The banks in Bangladesh had serious shortage of liquidity after the independence. In order to raise the flow of deposit, the government took initiatives and a special savings scheme titled ‘deposit pension scheme’ was introduced to improve the banks’ liquidity situation. The scheme with various terms – five, 10, 15 and 20 years – offered interest rate between 16 and 18%. At that time, the bank rate, the one the central bank offers the commercial banks for providing loans, was 10-12%. The interest rate applicable for general savings accounts was around 10%and at the same time, the interest on loan was also higher.

 

In the banking sector, the rate of interest on loans and deposits largely depends on the bank rate, which was about 11%  during the Ershad regime. Once the banking sector embraced better discipline the bank rate started coming down and the latest bank rate stands at 5.5%. The highest interest rate has been 13% and average interest rate on loans 12% with the highest range up to 17%.

 

The central bank has meanwhile fixed the ‘spread’ – the gap between interest rate on bank loans and deposits – at 5% maximum. According to the rule, a bank could charge 5% higher interest on loan recipients than the interest payable to depositors. The money to be accumulated through the surplus five percent interest should be spent on meeting the costs of the bank’s own expenses including staff salary.

 

Not performing

 

In June 2017 the government allocated Tk20bn (US$250m) to recapitalise Bangladesh’s state-owned banks. There are signs that the country’s banking sector is facing mounting problems, and regulators’ efforts have so far been insufficient to tackle the issue. Only limited action has been taken to penalise defaulters, improve risk management and strengthen bank management.

 

In its latest Article IV report, the IMF stated that there are some underlying risks to the banking sector in Bangladesh owing to excess liquidity. However, an improvement in conditions within the state-owned banking sector will be dependent on the political will to address the problem, which has been limited so far.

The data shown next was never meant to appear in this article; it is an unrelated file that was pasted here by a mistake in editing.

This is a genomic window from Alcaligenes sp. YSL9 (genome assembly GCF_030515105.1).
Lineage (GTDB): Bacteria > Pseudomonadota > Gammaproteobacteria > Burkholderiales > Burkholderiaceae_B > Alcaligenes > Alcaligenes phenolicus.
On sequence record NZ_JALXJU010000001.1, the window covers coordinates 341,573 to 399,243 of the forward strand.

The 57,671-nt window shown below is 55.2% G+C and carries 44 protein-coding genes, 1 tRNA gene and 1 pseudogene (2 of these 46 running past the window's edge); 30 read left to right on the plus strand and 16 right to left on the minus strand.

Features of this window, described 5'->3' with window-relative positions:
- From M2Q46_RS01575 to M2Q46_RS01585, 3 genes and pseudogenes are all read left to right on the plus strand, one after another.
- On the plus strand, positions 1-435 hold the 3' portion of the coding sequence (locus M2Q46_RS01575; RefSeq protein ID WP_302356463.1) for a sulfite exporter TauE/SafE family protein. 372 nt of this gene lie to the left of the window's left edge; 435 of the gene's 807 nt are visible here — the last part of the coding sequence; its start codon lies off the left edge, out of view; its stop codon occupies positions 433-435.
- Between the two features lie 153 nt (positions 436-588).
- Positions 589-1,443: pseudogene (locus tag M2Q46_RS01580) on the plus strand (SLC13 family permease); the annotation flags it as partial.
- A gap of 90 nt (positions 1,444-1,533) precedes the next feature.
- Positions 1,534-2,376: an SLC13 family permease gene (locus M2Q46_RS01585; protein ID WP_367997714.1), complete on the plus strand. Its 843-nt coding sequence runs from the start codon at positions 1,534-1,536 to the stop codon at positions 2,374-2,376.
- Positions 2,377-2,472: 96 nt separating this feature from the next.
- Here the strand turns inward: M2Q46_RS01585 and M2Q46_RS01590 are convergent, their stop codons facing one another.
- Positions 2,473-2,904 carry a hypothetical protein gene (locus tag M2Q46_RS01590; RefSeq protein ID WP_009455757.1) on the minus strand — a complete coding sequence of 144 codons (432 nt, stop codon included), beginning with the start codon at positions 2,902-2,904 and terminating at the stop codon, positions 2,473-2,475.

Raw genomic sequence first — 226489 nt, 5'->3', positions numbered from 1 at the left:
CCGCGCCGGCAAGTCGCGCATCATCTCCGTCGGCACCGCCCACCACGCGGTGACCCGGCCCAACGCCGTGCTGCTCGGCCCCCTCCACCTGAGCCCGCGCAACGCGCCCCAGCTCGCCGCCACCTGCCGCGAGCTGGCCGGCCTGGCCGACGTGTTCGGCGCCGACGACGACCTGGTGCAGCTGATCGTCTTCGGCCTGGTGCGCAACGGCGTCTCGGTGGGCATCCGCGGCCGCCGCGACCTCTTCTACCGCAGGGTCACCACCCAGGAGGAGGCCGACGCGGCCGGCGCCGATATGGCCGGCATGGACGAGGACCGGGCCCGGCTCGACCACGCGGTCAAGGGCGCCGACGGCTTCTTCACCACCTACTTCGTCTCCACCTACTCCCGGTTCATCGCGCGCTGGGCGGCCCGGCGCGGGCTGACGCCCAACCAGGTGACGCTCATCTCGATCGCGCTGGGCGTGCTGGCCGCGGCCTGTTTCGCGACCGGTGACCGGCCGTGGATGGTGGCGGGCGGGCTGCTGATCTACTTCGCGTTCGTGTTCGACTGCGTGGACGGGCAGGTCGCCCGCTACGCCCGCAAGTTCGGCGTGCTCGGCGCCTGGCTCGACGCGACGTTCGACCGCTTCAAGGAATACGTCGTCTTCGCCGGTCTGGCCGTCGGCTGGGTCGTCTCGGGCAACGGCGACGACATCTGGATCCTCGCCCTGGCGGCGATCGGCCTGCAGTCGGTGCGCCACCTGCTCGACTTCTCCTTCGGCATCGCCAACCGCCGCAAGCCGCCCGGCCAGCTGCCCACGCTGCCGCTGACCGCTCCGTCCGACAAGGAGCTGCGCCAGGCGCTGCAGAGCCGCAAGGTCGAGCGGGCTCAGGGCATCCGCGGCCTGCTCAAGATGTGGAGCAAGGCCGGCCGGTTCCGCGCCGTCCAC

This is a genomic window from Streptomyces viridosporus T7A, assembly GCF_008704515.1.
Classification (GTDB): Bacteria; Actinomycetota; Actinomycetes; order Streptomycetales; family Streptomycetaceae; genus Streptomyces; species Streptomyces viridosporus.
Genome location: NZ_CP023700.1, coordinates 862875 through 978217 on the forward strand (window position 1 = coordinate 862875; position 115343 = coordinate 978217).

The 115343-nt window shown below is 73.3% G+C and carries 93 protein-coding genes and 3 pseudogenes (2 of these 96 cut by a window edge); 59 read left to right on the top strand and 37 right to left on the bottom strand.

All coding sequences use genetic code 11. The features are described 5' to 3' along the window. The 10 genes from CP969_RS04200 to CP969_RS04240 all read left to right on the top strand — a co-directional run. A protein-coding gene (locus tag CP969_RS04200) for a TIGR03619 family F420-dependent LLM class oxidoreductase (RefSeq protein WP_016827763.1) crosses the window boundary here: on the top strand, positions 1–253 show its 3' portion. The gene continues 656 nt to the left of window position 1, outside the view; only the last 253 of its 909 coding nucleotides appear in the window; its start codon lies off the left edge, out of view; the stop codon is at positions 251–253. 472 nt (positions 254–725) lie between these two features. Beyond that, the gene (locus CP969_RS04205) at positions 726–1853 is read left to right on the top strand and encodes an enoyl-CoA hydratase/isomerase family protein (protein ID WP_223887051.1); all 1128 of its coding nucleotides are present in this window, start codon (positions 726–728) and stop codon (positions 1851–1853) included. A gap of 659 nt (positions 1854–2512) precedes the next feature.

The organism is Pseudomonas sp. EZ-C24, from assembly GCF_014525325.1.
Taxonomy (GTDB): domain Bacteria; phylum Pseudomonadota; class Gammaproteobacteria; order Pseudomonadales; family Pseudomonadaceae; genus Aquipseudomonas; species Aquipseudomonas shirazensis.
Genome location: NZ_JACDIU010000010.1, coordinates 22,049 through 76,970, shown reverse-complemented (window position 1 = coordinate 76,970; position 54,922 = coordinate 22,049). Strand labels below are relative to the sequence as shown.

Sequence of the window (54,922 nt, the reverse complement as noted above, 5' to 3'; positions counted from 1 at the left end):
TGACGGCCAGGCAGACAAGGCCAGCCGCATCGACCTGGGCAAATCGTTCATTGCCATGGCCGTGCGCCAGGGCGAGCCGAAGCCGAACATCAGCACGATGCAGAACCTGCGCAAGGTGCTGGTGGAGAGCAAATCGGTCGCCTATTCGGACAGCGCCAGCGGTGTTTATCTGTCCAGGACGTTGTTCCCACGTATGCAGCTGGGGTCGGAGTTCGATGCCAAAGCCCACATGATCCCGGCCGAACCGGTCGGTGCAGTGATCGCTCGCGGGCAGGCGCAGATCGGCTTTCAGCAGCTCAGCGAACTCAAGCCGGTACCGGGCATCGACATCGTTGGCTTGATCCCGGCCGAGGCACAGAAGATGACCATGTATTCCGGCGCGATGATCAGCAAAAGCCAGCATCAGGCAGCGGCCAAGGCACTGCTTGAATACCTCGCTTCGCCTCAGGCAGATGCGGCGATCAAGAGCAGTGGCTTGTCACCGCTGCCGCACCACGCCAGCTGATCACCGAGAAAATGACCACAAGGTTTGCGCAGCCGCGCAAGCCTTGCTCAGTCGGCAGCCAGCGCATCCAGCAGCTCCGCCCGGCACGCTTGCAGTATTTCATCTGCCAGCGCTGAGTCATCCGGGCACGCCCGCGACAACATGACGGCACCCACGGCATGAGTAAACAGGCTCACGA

In its report, the IMF said that there were weaknesses in the banking sector owing largely to the legacy of loans to large borrowers, who lack incentives to repay, and legal limitations that hamper recoveries. Six state-owned commercial banks account for about a quarter of total banking sector assets. They are supplemented by two state-owned specialised development banks, 40 private commercial banks and nine foreign banks.

 

The eight state-owned commercial and specialised banks suffer from problems related to high levels of non-performing loans (NPLs), low profitability, large capital shortfalls and balance sheet weaknesses. The root of the problem is poor risk management. For decades, state-owned banks have lent large amounts to big, influential borrowers, who have been known to be lax with repayments. Defaulters are rarely penalised; instead, loans are routinely restructured to permit further lending to the same borrowers. According to a study by the Bangladesh Institute of Bank Management, on average banks rescheduled bad loans of Tk109.1bn annually during 2010–14.